Anyone would think owning a property that is home to paranormal activity would be a real money-spinner. There should be countless opportunities to get the house featured on ghost hunting television programmes and even turn it into a profitable tourist attraction without having to make much effort.
But what if you just want to live at a home in peace? For anyone looking to get away from a haunted house and sell their property there may be worries that its price will be affected due to supposed paranormal activity. On the other hand this offers a good opportunity for those in the market for a cheaper place, though hauntings don’t always affect property value.
Selling a Haunted House
There is plenty of evidence which demonstrates that owning a haunted house can be a real burden and tricky to sell. In 2007 millionaire businessman Anwar Rashid purchased Clifton Hall in Nottinghamshire and moved in with his family. However, after various hauntings they quickly moved out only for Mr Rashid then being unable to sell the place. This resulted in him stopping paying the mortgage in order for the bank to repossess the property.
There are other examples of homeowners struggling to sell properties which have a well-known history of being haunted around the world. Only 1% of people asked in one survey said they would pay above the asking price for a haunted house. It does add a bit of intrigue and there are house buyers out there where spooky goings on prove attractive.
Many people are worried when selling a supposed haunted property that telling potential buyers about its ghosts and ghouls will lower the price they can get for it. Surely you don’t legally need to tell them about the spirit of a six-year-old girl who comes out at night and spooks anyone who’s awake?
There is no direct law stating that paranormal or haunted presences must be mentioned. The Consumer Protection from Unfair Trading Regulations (which replaced the Property Misdescriptions Act 1991) comes closest by making sure no misleading or false statements can be made about the property for sale. Therefore if you own a home with a history of hauntings you cannot claim otherwise, or vice-versa, to increase or decrease value.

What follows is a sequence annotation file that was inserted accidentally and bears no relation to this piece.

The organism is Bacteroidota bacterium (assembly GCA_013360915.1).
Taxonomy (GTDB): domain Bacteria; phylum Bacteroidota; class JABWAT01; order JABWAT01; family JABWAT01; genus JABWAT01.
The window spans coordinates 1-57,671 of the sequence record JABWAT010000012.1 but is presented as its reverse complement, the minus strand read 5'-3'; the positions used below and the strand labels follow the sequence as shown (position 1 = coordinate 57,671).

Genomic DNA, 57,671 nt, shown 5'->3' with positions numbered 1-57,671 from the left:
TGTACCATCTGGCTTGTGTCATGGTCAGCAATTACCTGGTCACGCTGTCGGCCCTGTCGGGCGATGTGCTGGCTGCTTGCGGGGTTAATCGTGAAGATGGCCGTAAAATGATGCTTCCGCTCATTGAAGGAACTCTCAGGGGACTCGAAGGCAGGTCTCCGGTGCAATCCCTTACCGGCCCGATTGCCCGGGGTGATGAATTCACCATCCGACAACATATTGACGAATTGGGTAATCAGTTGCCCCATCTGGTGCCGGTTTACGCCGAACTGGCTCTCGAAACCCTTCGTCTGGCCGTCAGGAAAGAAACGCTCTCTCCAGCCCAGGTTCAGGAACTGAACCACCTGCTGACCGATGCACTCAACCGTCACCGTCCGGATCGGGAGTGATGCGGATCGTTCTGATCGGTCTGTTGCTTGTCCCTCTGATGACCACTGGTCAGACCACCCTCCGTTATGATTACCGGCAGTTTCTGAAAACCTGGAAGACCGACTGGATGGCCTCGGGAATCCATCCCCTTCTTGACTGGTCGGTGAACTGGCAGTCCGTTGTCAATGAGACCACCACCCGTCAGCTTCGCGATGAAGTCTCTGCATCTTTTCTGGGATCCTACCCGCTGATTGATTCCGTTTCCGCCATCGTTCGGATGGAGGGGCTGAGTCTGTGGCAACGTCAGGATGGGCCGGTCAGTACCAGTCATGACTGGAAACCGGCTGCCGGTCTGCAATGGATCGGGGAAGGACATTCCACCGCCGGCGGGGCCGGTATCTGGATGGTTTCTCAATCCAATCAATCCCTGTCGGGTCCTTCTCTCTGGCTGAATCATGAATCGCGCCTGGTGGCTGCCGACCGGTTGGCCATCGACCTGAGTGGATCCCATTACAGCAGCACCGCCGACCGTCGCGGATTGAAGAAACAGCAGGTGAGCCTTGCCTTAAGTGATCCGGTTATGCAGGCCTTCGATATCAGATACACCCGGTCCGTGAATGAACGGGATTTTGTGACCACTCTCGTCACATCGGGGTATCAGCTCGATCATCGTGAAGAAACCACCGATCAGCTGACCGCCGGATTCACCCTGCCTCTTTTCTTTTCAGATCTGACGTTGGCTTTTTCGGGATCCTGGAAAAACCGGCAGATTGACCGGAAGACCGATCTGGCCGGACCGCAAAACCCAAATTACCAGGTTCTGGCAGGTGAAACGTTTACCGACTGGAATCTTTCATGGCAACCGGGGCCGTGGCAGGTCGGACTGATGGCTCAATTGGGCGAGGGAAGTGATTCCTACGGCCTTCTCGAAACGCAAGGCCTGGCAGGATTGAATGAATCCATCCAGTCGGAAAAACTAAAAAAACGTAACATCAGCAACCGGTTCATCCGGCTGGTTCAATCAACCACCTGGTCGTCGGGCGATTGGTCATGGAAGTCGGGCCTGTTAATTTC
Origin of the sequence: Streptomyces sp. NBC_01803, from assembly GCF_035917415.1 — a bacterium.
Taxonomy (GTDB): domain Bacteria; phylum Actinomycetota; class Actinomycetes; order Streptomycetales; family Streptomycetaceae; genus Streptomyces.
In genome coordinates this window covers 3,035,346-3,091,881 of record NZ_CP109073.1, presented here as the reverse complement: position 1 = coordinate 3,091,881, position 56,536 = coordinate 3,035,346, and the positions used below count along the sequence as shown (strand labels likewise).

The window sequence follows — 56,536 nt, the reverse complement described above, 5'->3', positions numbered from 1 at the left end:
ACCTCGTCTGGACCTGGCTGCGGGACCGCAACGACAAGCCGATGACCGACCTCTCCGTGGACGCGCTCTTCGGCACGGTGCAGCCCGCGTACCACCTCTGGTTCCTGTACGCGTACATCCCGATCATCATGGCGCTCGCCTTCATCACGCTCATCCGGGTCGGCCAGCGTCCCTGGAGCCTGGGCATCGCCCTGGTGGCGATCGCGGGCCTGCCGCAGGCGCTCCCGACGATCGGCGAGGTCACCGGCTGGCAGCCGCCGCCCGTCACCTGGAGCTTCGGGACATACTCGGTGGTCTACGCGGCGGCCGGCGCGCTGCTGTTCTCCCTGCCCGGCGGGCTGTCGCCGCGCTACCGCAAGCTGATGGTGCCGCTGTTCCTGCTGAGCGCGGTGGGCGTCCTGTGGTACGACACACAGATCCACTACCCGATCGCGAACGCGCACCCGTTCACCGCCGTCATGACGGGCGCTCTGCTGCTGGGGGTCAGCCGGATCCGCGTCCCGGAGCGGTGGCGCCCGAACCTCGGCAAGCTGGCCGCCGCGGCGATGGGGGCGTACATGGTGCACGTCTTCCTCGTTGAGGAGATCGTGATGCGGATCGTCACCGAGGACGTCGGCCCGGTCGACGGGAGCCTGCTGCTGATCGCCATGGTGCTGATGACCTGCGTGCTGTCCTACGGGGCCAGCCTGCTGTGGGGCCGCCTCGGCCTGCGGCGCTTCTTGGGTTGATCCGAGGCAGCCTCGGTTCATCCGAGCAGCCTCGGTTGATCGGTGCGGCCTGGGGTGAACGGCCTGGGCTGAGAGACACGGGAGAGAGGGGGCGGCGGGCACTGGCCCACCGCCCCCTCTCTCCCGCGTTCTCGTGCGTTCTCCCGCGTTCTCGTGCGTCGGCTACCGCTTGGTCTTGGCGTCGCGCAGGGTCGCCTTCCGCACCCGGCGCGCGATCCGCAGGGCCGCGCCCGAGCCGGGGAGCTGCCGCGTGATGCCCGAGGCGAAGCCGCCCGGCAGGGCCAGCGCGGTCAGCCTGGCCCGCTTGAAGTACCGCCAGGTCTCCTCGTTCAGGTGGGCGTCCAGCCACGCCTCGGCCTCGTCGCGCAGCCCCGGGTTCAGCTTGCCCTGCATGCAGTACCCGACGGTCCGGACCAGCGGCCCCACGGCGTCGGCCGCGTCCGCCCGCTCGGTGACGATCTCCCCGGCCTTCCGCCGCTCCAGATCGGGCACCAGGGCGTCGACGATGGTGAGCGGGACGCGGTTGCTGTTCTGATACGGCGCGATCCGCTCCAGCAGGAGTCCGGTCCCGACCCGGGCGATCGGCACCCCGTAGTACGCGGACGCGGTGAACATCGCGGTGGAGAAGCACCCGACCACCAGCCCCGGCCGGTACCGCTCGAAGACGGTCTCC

In the USA the laws regarding selling property which is known or believed to be haunted vary from state to state. On the whole they are stricter due to the famous case of Stambovsky vs Ackley. Ackley claimed her house was haunted, even doing interviews for local newspapers in New York and having it featured on a haunted tour, before selling to Stambovsky without making him aware of the situation.
Stambovsky found out about the ghosts and wasn’t pleased, believing it would reduce sell-on value. The case went to court and Stambovsky won on appeal due to ‘caveat emptor’ (let the buyer beware). This set a precedent across many states to avoid similar cases occurring, so that full disclosure of stigmatised properties about their past must be made to buyers and estate agents beforehand.
Other Haunting Factors
Natural death on a property should have zero impact on its resale value but if there has been a murder, suicide or both, it can diminish in the eyes of buyers. The psychological and emotional stigmatisation this brings often makes such property less desirable and will knock down its value. Though this does present a bargain to those unaffected by such issues.
Some buyers actively seek out property with an interesting history, believing myths about ghosts and historical events add to its character. For the most part paranormal activity does have a negative effect on property value yet it will depend a lot on the location and buyer.
With research showing property that is suspected to be haunted can sell at up to 20% less than market value, getting your home Ghost-Free certified should prevent this happening to you.